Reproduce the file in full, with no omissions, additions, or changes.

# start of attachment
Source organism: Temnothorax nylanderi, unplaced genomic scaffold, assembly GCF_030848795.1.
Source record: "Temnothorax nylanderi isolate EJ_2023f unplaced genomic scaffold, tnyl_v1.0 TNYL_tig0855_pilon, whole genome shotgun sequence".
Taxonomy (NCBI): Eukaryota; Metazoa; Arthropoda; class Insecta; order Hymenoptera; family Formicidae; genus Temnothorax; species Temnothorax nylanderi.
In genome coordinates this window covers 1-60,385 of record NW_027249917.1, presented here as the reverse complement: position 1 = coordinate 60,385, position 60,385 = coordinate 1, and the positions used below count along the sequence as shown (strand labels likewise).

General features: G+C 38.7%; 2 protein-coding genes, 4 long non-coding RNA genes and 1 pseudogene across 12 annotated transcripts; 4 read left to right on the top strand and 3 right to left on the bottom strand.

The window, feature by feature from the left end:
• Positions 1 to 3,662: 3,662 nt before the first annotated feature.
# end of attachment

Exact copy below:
Source organism: Temnothorax nylanderi, unplaced genomic scaffold, assembly GCF_030848795.1.
Source record: "Temnothorax nylanderi isolate EJ_2023f unplaced genomic scaffold, tnyl_v1.0 TNYL_tig0855_pilon, whole genome shotgun sequence".
Taxonomy (NCBI): Eukaryota; Metazoa; Arthropoda; class Insecta; order Hymenoptera; family Formicidae; genus Temnothorax; species Temnothorax nylanderi.
In genome coordinates this window covers 1-60,385 of record NW_027249917.1, presented here as the reverse complement: position 1 = coordinate 60,385, position 60,385 = coordinate 1, and the positions used below count along the sequence as shown (strand labels likewise).

General features: G+C 38.7%; 2 protein-coding genes, 4 long non-coding RNA genes and 1 pseudogene across 12 annotated transcripts; 4 read left to right on the top strand and 3 right to left on the bottom strand.

The window, feature by feature from the left end:
• Positions 1 to 3,662: 3,662 nt before the first annotated feature.